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Thread: Let's get poetical

  1. #1

    Let's get poetical

    I often think about this when taking the train between the borders (OK not the highlands) and London, often after chasing the roe. learned it at school. Anyone else? Back north on Friday!

    My Heart's in the Highlands, Robert Burns

    Farewell to the Highlands, farewell to the North,
    The birth-place of Valour, the country of Worth;
    Wherever I wander, wherever I rove,
    The hills of the Highlands for ever I love.

    My heart's in the Highlands, my heart is not here,
    My heart's in the Highlands, a-chasing the deer;
    Chasing the wild-deer, and following the roe,
    My heart's in the Highlands, wherever I go.

    Farewell to the mountains, high-cover'd with snow,
    Farewell to the straths and green vallies below;
    Farewell to the forests and wild-hanging woods,
    Farewell to the torrents and loud-pouring floods.

  2. #2
    Love this poem. So much so it's on my "reading list" to be read at my funeral
    ILB

  3. #3
    To a Mountain Daisy by Robert Burns, written when he turned one over with the plough?



    Wee,modest crimson tipped flow'r
    Thou's met me in an evil hour
    For I maun crush amang the store
    Thy slender stem
    To spare thee now is past my post
    Thou bonnie gem

    That's the first verse there are nine in total

    WINTER (the first verse)

    The wintry west extends his blast
    And hail and rain does blaw
    Or the stormy north sends driving forth
    The blinding sleet and Snaw
    Wild tumbling brown, the burn comes down
    And roars frae bank to brae
    While bird and beast in covert rest
    And pass the heartless day.



    THE PRIMROSE

    Dost ask me,why I send thee here
    The firstling of the infant year
    This lovely native of the vale
    That hangs so pensive and so pale.


    Look on its bending stalk,so weak
    That,each way yielding ,doth not break
    And see how aptly it reveals
    The doubts and fears a lover feels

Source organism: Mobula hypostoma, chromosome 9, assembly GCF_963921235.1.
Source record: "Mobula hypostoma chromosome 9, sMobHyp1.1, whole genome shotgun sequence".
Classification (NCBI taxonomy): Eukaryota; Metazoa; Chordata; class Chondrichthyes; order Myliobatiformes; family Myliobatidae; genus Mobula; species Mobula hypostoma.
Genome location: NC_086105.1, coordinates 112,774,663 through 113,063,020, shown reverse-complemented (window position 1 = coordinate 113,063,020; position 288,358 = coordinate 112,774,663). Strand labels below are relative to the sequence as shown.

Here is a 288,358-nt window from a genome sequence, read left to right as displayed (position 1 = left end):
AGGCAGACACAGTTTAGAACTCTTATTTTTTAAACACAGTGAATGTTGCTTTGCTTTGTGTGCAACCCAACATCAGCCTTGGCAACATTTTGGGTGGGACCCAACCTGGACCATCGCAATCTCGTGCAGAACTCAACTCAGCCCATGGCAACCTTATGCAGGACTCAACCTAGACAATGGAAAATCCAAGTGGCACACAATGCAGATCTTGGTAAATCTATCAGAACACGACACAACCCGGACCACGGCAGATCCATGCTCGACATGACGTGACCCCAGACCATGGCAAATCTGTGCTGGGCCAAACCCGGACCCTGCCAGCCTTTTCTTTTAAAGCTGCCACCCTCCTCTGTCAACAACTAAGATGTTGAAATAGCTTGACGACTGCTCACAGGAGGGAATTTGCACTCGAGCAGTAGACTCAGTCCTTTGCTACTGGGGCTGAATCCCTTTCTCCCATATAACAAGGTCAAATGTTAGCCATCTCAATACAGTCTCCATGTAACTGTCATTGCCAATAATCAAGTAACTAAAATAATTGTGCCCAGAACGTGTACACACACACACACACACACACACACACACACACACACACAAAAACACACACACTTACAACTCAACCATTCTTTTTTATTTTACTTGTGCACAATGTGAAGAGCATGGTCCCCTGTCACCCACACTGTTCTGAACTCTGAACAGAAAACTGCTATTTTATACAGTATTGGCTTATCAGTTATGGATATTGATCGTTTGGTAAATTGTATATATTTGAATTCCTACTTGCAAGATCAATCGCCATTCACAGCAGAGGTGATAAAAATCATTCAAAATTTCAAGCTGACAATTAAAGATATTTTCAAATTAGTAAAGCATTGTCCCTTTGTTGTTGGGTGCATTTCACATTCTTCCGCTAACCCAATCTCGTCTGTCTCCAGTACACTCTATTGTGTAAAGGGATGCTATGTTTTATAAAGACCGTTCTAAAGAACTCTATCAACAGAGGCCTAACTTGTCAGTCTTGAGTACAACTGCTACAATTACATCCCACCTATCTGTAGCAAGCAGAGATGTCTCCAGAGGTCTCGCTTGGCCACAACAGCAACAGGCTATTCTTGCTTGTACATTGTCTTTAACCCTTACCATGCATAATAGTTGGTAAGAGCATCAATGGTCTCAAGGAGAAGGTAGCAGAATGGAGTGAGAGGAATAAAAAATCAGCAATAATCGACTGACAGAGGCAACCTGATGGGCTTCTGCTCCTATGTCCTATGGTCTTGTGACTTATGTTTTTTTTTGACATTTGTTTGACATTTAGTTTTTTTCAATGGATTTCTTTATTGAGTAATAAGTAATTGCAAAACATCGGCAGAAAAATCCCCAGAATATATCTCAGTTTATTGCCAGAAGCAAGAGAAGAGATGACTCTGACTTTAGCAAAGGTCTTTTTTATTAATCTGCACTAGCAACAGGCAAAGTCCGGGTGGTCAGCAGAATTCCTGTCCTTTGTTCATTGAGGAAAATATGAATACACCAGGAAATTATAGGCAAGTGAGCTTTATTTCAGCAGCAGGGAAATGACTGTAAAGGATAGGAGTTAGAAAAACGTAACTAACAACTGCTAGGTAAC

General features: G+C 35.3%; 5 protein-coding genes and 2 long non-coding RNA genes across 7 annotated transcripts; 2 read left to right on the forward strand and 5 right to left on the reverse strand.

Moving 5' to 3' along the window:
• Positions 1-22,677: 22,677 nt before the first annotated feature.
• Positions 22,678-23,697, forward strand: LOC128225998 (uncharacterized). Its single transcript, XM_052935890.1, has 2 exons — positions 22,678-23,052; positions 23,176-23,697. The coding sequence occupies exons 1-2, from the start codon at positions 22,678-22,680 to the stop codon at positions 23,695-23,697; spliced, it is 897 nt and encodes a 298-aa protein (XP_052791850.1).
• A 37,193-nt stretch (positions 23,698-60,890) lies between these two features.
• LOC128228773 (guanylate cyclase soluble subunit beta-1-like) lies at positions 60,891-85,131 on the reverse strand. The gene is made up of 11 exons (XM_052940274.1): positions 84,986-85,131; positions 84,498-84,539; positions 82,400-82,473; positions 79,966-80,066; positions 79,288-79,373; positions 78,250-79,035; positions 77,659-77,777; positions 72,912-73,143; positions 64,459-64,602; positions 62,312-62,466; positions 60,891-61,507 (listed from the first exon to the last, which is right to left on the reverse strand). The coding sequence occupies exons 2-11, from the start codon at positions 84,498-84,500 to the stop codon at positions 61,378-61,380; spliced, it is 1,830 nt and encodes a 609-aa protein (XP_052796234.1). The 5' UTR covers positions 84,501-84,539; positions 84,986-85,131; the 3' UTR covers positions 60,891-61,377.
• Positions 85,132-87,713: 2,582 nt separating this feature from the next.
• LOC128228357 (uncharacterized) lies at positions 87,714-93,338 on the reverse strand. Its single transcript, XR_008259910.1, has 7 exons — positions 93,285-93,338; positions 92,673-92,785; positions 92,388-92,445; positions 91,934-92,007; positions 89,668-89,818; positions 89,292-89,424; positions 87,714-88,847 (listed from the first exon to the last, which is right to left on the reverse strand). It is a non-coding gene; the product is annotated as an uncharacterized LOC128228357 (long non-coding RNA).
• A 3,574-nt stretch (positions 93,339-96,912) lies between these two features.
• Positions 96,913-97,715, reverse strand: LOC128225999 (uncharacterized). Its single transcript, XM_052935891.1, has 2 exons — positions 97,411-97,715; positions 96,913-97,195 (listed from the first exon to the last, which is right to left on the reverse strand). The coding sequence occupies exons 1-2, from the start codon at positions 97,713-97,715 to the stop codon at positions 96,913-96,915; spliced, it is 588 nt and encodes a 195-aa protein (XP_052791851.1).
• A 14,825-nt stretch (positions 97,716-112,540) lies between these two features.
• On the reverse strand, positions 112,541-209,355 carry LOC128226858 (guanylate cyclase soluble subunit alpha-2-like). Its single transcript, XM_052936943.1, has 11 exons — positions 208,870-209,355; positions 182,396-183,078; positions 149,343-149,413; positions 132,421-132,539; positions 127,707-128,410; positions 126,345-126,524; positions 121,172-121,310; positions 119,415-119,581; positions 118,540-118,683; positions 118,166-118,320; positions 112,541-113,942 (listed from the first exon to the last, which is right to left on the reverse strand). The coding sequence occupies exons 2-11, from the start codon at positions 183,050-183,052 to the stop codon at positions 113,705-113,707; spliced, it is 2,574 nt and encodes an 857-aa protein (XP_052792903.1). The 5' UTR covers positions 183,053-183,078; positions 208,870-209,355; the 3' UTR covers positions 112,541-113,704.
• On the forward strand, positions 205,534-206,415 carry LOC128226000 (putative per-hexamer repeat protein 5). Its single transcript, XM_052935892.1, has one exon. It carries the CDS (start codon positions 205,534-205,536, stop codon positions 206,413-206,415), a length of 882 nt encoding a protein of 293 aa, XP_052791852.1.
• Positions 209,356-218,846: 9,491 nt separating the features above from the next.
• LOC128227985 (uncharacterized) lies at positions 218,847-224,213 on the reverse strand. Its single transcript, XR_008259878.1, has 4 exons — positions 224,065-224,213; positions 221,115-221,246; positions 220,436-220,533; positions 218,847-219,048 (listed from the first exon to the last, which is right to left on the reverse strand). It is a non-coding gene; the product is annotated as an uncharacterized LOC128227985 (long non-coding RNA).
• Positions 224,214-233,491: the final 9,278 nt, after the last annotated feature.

Look on its leaves of ye!low hue
    Bepearl'd thus with morning dew
    And these will whisper in thine ears?
    The sweets of love are washed with tears


    Burns was a prolific writer especially when you consider he was only 37 when he died, his writing covered the full spectrum from pure genius to that being generous can best be described as dire.
    One things for sure his place amongst the top poets of all time is assured, his Auld Lang Syne is sung around the globe at New Year though many who join in will have no idea of who wrote it.
    Last edited by bogtrotter; 31-08-2016 at 20:46.

  4. #4
    [QUOTE=muddy42;1154849]I often think about this when taking the train between the borders (OK not the highlands) and London, often after chasing the roe. learned it at school. Anyone else? Back north on Friday!

    My Heart's in the Highlands, Robert Burns

    m y heart's in the Highlands, a-chasing the deer;
    Chasing the wild-deer, and following the roe,

    Following The Roe, one of the early books that I learned so much from, regards roe, written by Frank Holmes, not a book on shooting roe but to learn of their .habits, and secret life . A great book.

  5. #5
    Well I'm not much of a one for poetry, but I went to college in Aberystwyth, so the following limerick amuses me:

    A buxom young wench from Aberystwyth -
    took grain to the mill to get grist with.
    The miller's son Jack -
    laid her flat on her back,
    and united the organs they pissed with.

  6. #6
    For oft when on my couch i lie
    in vacant or in pensive mood,
    They flash upon that inward eye
    which is the bliss of solitude,
    And then my heart with pleasure fills,
    And dances with the daffodils,,
    DONT START

  7. #7
    Funny thing poetry. You learn it at school and hate it. In later life, you then recall the poetry that you did at school with understanding and affection.

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